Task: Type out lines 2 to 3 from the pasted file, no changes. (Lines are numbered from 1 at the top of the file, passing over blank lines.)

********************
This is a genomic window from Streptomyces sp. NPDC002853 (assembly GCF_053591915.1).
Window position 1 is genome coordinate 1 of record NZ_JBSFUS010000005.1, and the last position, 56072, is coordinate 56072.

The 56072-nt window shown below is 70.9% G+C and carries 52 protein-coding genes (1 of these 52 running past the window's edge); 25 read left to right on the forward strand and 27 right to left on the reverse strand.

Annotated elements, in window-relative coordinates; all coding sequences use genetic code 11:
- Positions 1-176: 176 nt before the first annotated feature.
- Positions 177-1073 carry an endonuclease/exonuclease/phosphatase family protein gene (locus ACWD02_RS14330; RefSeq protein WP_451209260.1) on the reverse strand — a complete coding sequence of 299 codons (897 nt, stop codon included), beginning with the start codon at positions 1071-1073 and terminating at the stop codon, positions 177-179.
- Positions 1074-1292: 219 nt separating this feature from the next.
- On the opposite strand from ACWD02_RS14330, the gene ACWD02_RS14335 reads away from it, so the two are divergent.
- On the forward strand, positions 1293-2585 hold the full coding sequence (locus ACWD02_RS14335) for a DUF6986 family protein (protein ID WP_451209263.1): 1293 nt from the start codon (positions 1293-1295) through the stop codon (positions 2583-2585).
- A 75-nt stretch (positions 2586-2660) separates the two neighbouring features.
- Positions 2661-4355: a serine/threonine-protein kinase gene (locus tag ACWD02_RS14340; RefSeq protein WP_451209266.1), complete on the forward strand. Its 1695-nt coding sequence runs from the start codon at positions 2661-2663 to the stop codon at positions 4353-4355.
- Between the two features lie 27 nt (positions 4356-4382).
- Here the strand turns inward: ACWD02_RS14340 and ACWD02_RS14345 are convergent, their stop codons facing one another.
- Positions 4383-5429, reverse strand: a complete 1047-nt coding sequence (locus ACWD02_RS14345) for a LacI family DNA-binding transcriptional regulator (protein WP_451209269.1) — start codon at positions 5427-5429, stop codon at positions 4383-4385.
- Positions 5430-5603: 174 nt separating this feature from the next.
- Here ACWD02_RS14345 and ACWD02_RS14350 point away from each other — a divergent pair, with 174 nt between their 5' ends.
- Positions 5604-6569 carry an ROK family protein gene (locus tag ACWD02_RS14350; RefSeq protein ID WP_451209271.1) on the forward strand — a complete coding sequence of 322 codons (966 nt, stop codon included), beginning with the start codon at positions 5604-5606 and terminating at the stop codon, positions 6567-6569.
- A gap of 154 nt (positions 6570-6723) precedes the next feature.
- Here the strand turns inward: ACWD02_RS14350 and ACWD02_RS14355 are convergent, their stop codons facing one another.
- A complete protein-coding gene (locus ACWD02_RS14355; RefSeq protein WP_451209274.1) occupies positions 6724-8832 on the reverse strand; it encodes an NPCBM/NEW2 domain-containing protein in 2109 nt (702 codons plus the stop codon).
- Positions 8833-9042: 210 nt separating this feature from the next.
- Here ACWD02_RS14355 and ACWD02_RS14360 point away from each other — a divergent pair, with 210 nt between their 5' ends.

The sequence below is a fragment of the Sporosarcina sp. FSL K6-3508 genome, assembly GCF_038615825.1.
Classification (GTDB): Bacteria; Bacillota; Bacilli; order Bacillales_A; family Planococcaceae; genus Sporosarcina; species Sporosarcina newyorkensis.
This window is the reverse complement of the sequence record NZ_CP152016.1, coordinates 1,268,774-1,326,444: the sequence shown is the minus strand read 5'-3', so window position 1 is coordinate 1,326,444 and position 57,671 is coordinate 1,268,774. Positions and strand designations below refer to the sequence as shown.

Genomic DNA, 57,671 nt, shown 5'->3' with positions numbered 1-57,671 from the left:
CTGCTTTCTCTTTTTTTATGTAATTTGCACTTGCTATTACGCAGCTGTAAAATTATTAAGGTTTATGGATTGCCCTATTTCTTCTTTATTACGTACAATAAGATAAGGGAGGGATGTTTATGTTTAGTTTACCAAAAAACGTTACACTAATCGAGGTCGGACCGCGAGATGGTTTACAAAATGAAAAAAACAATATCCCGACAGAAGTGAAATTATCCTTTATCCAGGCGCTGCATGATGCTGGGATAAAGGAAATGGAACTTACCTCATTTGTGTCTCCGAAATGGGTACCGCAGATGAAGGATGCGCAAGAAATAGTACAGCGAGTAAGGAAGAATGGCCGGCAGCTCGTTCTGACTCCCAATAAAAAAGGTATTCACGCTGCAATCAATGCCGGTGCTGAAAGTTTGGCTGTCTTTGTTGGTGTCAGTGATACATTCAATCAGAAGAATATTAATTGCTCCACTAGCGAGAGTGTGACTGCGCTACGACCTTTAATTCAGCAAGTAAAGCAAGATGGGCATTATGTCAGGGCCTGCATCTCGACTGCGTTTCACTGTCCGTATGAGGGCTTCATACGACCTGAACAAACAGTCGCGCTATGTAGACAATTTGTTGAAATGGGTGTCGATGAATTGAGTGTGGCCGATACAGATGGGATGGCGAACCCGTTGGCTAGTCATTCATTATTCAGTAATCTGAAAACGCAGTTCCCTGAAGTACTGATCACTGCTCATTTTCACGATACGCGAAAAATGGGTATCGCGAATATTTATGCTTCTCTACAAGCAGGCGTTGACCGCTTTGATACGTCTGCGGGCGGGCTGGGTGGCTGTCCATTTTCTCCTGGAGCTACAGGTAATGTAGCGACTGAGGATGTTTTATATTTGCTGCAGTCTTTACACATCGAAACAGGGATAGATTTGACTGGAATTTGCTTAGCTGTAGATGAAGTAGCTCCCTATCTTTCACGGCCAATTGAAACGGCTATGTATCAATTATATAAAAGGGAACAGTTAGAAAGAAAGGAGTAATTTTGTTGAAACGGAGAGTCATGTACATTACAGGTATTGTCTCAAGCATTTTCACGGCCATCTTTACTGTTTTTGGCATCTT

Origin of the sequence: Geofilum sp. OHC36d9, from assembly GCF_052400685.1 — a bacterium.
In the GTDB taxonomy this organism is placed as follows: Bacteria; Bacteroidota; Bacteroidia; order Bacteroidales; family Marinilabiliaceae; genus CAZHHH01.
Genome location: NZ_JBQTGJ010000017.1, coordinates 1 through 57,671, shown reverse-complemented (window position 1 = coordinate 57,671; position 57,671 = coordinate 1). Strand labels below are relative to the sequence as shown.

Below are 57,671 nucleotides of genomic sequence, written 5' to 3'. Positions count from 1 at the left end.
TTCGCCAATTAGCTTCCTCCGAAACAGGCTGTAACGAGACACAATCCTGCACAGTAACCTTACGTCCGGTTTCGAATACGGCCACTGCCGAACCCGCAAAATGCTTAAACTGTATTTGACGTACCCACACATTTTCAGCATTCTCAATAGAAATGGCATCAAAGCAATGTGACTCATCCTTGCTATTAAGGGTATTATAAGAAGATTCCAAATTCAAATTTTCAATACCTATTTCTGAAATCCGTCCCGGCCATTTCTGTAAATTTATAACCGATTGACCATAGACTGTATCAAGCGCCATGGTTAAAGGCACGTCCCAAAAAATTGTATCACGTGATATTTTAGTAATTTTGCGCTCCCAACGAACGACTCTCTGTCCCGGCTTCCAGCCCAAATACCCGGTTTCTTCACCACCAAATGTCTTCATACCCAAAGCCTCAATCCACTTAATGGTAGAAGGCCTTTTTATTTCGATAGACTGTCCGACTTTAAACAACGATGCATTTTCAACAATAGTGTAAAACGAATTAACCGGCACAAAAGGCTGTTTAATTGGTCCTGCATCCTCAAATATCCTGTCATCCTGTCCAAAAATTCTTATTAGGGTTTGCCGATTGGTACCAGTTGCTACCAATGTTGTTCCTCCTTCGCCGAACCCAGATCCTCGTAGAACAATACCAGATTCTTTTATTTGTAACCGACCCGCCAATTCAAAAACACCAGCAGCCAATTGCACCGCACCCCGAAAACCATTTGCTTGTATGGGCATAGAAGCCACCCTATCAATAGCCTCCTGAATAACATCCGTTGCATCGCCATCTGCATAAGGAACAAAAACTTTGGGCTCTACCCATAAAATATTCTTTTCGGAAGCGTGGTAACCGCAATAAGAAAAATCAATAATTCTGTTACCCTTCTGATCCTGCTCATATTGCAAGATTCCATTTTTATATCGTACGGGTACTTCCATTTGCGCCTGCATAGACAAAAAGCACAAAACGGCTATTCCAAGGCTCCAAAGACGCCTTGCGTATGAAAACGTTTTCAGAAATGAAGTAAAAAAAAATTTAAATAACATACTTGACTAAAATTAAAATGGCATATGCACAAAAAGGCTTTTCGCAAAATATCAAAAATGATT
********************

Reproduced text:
Window position 1 is genome coordinate 1 of record NZ_JBSFUS010000005.1, and the last position, 56072, is coordinate 56072.

The 56072-nt window shown below is 70.9% G+C and carries 52 protein-coding genes (1 of these 52 running past the window's edge); 25 read left to right on the forward strand and 27 right to left on the reverse strand.